But you are wrong you do not have to log into diffeent servers...you log into the grid and then teleport from island to island...which does happen to be server to server but it is a seemless experience...and you are only logged in once...at least with SL you don't have to purchase the dang software like WOW
Posted by dswatik (54 comments )
Link Flag
There's a lot wrong with SL but not these
I'm not sure where you got this information but it's mostly incorrect.

There are no separate server logons, you log on and you've got access to the entire SL universe.

There is a map facility immediately available that can be zooomed from the current neighborhood to the entire world.

There already is a teleport facility, that's how most people get around. You just click on the map and go.
Posted by Ralph Doctorow (13 comments )
Link Flag
Server-to-server trunk links?
There's a solution to multiple servers - although this may be oversimplifying...

Does anyone remember OpenNAP, before Napster went completely down the tubes?

One thing that was done in the latter days, was server-to-server connections - allowing queries to flow between all similar servers.

Could the same thing be done with the SL servers? Or would the data/processing burden somehow be too great?

Just my $0.02... I'm far more a conceptual designer, than a programmer or anything.
Posted by unigamer69 (75 comments )
Link Flag
Someone at CNET has a 2nd life account
Seriously we see these articles on second life all the time here.

This thing is a non-issue. It's all hype and no substance. There are so many other multi-user spaces out there that are far superior. Why does this thing keep getting press here?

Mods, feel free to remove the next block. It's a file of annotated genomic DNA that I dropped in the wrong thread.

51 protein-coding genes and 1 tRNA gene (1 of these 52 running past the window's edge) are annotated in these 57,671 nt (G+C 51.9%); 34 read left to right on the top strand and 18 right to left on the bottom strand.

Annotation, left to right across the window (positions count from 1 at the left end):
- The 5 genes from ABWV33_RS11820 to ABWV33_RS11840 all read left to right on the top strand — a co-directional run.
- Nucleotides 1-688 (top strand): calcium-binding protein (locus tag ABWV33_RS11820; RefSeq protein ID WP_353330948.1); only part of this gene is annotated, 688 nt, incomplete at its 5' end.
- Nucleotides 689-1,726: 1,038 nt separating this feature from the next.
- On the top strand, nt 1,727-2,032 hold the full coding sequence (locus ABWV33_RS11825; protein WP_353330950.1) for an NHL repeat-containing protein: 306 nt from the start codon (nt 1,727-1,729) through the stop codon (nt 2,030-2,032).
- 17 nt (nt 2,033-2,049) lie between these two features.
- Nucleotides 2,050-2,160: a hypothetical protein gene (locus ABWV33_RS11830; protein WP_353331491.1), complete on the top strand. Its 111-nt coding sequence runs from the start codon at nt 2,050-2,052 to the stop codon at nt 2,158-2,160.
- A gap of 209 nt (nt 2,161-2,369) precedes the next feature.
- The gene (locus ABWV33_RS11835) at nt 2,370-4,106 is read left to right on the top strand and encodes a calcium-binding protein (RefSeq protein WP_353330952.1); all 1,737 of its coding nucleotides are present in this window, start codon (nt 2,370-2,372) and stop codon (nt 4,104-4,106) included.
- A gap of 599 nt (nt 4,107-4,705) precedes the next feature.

Peek your head out of your second life account and take a look around. There are Free MMOs out there with superior virtual and multiplayer technology. There are communications products like OCS/Livemeeting that decimate the group capabilities of second life.
Posted by smilin:) (889 comments )
Reply Link Flag
Plenty of someones, actually
Several of the C|Net staffers have SL accounts. Daniel and Caroline, at the very least, routinely blog on the program. Daniel has even hosted interviews in-world.

Personally, I don't see the draw. Until I can grab a shotgun and go furry hunting, Second Life has nothing to offer me.
Posted by Christopher Hall (1205 comments )
Link Flag
Cut them some slack
They aren't real journalists in the real world, but they can pretend that they are in a fake world.
Posted by qwerty75 (1164 comments )
Link Flag
The real issue is the software is broken
The main problem with SL is that it doesn't work very well.

You can't build large complex systems that could be used for selling and advertising real life products because the SL system is so full of bugs. Vehicles don't work outside of very small areas, SL crashes and is unavailable far too often, stuff just vanishes from time to time, the programming language is a complete joke. It's just not a solid enough platform to develop the kinds of content that make the web so attractive.

IMHO an open virtual world like SL is going to be a very BIG THING, however, I'm concerned that Linden Labs as currently organized doesn't have the expertise to build it. Until that changes, the content that will attract a real community won't be created.

In the meantime, it's great for getting experience, both technical and with the social effects of what is close to an anarchy.